News, nuggets and longreads 3 October 2020: Beer Orders, Bridgnorth, black market sahti

Here’s all the best reading about beer and pubs from the past, including pieces on racial equity and robot waiters.

First, a bit of what looks suspiciously like good news: people are still opening interesting pubs and bars.

The bit of Bristol where we live (for the moment…) has just got its first proper, full-on craft beer bar. Sidney & Eden is a spin-off from local specialist beer shop Bottles & Books and opened a few weeks ago. Every time we’ve walked past, it’s been as close to rammed as current circumstances permit.

There’s also Katie and Tom Mather’s project in Clitheroe, this new micropub and several others that have passed through our timeline.

A knackered old pub sign.

For VittlesPaul Crowther provides a neat summary of what went wrong with the 1989 anti-monopoly Beer Orders, focusing on how it all but destroyed three beloved regional beers:

You might think the disconnection of Newcastle Brown, Boddingtons and Bass from their birthplaces was a justified casualty in the breaking up of the Big Six because it would surely lead to smaller, local breweries taking their place, de-monopolising the market? Well, that’s not what happened; in fact, the opposite happened… Allied Breweries merged with the Danish company Carlsberg, the fourth largest brewer in the world responsible for 6% of all beer sold worldwide. Grand Metropolitan merged with Guinness to form drinks giant Diageo, which now focuses on its spirit brands and is the world’s second largest distiller.

A sahti brewer.

An award-winning sahti brewer. SOURCE: Lars Marius Garshol.

Farmhouse brewing expert Lars Marius Garshol went to a sahti brewing competition in Finland and, once everyone had got a bit more talkative after a few brews, gathered some interesting intelligence:

Several people claimed that out in the countryside some of the sahti brewers sell their beer illegally, and that this trade is of considerable proportions. Some of the illegal brewers sell as much as 50,000 litres a year, they claimed. Even though it’s illegal the locals tend to quietly accept it, and usually there is a code of honour involved. No selling to under-age drinkers, for example.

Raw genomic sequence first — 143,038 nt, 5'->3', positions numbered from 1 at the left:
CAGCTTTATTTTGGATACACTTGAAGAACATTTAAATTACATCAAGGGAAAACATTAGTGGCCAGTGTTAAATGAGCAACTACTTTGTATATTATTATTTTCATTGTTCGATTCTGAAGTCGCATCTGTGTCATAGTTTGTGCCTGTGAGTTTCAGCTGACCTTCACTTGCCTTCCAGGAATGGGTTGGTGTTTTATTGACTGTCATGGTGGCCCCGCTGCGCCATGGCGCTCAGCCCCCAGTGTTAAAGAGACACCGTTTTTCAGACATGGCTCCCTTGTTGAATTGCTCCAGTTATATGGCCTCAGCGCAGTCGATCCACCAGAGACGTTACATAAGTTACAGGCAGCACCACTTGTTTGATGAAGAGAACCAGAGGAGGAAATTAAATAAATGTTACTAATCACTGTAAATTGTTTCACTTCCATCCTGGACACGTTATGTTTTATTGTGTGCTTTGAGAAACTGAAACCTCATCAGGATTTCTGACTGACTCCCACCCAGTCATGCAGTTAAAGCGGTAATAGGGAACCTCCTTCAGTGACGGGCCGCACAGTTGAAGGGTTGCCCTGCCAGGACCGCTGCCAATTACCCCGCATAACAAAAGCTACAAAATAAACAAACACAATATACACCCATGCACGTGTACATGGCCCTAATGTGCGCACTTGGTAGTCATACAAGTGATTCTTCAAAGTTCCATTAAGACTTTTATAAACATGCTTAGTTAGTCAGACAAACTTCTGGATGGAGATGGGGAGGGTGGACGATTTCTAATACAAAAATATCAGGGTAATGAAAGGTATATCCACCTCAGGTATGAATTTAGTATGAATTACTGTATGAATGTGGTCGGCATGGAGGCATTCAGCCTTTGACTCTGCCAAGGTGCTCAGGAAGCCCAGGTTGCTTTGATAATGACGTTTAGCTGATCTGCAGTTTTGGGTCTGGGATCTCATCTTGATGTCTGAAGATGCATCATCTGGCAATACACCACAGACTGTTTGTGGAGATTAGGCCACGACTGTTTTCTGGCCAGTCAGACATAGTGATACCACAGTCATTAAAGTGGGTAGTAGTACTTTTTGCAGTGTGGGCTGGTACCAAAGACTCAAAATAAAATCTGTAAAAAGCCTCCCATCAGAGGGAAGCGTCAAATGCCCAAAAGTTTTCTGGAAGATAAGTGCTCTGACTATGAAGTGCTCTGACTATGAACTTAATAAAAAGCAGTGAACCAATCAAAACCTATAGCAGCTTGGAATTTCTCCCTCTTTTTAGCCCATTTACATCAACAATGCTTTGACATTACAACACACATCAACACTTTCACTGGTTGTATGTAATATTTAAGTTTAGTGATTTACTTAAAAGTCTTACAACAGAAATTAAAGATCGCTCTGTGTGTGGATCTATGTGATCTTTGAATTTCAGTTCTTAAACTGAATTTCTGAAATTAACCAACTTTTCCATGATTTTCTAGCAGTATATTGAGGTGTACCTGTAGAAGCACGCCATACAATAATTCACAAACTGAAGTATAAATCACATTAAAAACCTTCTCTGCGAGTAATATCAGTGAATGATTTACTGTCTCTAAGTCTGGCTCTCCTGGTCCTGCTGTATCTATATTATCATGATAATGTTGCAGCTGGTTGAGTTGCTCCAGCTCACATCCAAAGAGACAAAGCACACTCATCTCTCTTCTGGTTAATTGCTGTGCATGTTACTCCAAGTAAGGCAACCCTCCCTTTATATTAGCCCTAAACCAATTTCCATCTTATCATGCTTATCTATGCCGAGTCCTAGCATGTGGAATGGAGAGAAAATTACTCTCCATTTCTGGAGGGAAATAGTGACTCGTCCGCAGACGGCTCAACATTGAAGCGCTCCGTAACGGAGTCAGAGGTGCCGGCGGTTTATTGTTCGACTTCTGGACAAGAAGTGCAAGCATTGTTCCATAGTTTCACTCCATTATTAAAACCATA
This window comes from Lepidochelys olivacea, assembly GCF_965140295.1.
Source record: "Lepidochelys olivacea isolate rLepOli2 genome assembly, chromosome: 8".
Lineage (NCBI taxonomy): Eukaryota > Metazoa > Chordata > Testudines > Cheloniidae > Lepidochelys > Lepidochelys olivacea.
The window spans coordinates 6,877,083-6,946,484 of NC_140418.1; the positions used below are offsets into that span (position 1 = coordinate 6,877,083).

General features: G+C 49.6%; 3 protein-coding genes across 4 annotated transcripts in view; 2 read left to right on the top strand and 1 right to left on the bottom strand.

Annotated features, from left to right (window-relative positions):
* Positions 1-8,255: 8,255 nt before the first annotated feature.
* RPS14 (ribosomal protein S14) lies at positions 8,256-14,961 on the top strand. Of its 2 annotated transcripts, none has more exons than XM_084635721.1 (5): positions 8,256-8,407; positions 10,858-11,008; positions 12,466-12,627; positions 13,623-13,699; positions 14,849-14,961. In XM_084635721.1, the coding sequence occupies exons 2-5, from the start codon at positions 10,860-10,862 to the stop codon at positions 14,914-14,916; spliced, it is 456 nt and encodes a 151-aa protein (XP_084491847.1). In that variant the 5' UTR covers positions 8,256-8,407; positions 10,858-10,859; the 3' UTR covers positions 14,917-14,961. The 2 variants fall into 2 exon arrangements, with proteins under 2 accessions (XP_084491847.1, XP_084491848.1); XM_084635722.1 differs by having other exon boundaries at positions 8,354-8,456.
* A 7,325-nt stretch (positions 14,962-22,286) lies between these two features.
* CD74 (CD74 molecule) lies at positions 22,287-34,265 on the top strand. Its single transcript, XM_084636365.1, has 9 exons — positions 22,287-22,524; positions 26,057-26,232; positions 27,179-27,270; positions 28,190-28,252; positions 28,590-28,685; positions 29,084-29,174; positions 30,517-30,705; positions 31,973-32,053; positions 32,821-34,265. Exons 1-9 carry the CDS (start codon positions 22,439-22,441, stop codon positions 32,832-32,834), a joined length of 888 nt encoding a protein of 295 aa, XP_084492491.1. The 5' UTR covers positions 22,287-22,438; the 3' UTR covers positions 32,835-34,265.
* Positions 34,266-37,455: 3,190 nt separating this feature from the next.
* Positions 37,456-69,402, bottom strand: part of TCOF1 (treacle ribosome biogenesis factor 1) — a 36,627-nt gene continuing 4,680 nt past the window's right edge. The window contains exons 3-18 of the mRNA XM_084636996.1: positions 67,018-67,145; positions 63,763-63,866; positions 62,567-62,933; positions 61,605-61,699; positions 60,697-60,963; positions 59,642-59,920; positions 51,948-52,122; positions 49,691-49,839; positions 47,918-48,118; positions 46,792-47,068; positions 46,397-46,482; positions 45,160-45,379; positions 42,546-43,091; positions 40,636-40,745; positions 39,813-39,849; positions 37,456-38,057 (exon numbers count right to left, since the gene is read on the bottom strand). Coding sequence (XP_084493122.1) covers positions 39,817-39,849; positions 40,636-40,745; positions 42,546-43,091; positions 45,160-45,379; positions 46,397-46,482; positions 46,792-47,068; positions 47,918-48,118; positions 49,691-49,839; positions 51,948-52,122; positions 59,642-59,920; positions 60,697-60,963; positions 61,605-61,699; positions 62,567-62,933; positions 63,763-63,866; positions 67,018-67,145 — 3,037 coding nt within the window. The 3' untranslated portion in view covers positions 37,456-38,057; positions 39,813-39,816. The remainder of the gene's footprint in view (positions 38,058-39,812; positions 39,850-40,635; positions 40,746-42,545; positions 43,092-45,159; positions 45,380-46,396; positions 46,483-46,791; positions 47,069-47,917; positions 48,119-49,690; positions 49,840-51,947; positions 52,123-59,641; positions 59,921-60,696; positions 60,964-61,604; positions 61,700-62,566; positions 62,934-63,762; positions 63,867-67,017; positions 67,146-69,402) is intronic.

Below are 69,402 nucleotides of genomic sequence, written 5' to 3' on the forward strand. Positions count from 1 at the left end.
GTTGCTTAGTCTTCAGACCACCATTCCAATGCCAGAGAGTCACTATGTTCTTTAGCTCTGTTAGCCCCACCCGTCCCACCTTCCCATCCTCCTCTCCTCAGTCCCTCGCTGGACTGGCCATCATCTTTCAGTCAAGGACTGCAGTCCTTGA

SOURCE: @hauntedeyes at Unsplash.

For Ferment, the promo mag of a beer subscription service, Katie Mather reflects on what we can learn from the suggestion that robot waiters should have been deployed during lockdown:

What a great idea, if all you credit serving staff with is the physical act of bringing your food and drinks to the table without major incident… Do bar staff enjoy their work? I can’t speak for everyone, but I do. But can it also be the worst? Absolutely. And does it pay well? Hahahaha.

Further reading: a bit we wrote a few years ago on the persistent fantasy of the robot bartender.

Illustration: "Odd One Out".

For PellicleDavid Jesudason provides a summary of what is actually being done – first steps – towards achieving making the beer industry more inclusive, speaking to a slew of influential figures:

Prof. Sir Geoff Palmer — Professor emeritus in the school of life sciences at Heriot-Watt University and human rights activist: A black person is sometimes not even aware of the options. I wasn’t. I got my A-levels and I took a degree—I took botany because I thought it was easy! The most dangerous place for racism is in the interview room. Somebody could look at that [Edward Colston] statue and say they defaced my statue, I’m not going to have them in my place. That’s how racism works, it’s as simple as that. The fact is all the prejudices of the person who is interviewing will influence that decision.

Holden's Brewery.

Tandleman provides an honest account of the fretting and excitement that surrounds every pub trip these days, especially if there’s any travel involved:

I was the only one that had been to Bridgnorth before, but my tales of Black Country beer, cheese and onion cobs the size of a baby’s head and pork pies convinced them that this fine market town in Shropshire was the place to be. To sweeten the deal we stayed at the Golden Lion, run by Holden’s Brewery, so what could possibly go wrong? Well, nothing actually. This is a tale of more or less unfettered joy. Of ale supped and food scoffed.

Finally, from Twitter, an extremely tickling image:

You’ll find more good reading with commentary in Alan McLeod’s Thursday round-up.